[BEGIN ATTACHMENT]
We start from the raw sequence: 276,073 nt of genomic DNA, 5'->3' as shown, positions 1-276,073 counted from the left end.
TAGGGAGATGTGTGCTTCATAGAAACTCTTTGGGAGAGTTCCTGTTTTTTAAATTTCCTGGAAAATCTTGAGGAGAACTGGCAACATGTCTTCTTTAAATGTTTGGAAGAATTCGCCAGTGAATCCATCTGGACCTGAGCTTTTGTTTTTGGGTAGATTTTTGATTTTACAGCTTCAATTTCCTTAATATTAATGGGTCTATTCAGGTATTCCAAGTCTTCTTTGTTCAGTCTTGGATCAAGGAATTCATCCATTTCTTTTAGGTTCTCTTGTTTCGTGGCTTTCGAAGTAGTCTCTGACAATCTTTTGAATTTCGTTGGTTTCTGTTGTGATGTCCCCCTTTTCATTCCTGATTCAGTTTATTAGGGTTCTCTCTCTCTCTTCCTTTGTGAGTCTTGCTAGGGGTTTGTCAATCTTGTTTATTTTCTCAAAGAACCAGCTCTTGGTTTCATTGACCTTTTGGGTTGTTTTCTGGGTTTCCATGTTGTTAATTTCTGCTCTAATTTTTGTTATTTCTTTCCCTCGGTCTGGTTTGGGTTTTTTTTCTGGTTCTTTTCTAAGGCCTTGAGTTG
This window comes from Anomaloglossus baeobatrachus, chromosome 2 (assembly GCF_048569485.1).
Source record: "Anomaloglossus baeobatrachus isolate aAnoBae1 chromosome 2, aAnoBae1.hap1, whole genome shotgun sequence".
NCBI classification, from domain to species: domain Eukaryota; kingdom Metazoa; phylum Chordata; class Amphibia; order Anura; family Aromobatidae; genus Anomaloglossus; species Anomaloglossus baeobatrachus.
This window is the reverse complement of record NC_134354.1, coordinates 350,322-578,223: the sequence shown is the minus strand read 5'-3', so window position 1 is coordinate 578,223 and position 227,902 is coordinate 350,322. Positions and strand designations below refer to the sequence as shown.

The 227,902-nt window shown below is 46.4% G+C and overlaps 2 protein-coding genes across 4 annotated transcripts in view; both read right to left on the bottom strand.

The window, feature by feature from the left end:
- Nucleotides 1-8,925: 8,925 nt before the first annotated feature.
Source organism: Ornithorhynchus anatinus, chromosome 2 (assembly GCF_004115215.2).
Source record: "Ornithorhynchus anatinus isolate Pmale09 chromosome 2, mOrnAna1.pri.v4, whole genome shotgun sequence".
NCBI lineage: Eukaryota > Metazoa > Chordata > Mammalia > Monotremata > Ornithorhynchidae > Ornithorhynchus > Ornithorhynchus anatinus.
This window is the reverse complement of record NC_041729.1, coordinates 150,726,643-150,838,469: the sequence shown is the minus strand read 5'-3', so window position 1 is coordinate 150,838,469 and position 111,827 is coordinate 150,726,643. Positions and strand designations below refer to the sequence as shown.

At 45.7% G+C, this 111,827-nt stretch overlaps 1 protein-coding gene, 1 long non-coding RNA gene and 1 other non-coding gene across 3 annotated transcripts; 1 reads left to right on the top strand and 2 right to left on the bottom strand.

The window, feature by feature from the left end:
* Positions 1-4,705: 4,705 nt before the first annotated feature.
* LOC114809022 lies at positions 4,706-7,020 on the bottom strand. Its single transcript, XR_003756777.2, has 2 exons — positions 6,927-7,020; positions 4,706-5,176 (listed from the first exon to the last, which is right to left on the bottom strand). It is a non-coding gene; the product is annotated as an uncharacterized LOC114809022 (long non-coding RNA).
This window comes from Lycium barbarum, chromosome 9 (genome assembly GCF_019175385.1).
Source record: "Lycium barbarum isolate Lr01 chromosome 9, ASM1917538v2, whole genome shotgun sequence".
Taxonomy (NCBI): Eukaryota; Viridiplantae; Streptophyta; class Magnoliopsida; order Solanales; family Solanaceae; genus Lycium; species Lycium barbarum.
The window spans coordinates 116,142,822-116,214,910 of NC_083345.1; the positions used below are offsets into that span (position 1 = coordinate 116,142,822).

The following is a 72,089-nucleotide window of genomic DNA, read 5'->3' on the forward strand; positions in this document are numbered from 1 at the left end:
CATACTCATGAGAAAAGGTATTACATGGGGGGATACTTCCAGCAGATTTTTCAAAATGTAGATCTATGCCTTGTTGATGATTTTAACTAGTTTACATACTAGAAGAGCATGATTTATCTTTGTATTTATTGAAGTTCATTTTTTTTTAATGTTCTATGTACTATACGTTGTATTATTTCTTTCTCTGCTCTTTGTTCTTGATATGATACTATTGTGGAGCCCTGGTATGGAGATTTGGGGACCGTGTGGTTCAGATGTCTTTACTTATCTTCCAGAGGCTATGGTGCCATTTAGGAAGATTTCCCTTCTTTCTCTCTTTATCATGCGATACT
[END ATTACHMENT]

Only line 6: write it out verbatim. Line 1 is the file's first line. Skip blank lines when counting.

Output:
This window is the reverse complement of record NC_134354.1, coordinates 350,322-578,223: the sequence shown is the minus strand read 5'-3', so window position 1 is coordinate 578,223 and position 227,902 is coordinate 350,322. Positions and strand designations below refer to the sequence as shown.